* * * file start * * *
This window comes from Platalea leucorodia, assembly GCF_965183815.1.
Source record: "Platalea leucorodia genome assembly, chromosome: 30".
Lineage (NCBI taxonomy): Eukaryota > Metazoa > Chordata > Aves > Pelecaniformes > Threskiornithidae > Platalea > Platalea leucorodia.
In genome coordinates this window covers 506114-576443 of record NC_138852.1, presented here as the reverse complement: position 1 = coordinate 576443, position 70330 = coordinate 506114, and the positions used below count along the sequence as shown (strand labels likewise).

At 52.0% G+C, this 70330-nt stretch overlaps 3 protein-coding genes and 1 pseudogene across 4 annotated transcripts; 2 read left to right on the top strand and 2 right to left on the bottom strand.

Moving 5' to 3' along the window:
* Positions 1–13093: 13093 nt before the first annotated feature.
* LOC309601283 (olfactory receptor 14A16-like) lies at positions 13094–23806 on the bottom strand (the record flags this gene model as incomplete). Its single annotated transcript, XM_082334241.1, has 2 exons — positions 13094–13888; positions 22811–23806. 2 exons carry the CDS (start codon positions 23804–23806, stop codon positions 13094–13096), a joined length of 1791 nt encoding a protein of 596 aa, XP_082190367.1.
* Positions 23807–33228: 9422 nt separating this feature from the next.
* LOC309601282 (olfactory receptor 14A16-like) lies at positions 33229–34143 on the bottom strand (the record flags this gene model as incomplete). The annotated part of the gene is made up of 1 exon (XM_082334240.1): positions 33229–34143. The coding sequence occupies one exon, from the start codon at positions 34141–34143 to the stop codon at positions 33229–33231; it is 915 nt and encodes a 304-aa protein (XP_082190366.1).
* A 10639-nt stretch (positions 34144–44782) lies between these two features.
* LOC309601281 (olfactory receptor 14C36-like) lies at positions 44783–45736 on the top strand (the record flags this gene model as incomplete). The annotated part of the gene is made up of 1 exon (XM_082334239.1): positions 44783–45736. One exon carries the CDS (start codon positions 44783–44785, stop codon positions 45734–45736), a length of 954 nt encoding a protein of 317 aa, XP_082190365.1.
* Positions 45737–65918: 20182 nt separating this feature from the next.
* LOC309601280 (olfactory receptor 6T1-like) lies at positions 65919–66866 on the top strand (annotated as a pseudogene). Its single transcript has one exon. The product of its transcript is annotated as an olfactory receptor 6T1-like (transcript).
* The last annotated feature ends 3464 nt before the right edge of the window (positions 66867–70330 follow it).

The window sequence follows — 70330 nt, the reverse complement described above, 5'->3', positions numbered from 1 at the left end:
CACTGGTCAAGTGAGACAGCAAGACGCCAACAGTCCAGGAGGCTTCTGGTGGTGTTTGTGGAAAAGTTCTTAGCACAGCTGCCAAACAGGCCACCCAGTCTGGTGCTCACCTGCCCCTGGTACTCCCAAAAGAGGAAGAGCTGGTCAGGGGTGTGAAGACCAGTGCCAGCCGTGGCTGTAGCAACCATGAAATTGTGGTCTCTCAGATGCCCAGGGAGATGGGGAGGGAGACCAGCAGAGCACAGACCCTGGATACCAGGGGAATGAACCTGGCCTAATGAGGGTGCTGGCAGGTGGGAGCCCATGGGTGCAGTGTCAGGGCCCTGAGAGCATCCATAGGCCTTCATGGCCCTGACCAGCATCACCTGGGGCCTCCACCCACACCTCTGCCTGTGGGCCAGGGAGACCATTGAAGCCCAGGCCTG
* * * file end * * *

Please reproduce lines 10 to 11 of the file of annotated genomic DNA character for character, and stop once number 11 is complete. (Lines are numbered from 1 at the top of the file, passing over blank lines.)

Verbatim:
* LOC309601282 (olfactory receptor 14A16-like) lies at positions 33229–34143 on the bottom strand (the record flags this gene model as incomplete). The annotated part of the gene is made up of 1 exon (XM_082334240.1): positions 33229–34143. The coding sequence occupies one exon, from the start codon at positions 34141–34143 to the stop codon at positions 33229–33231; it is 915 nt and encodes a 304-aa protein (XP_082190366.1).
* A 10639-nt stretch (positions 34144–44782) lies between these two features.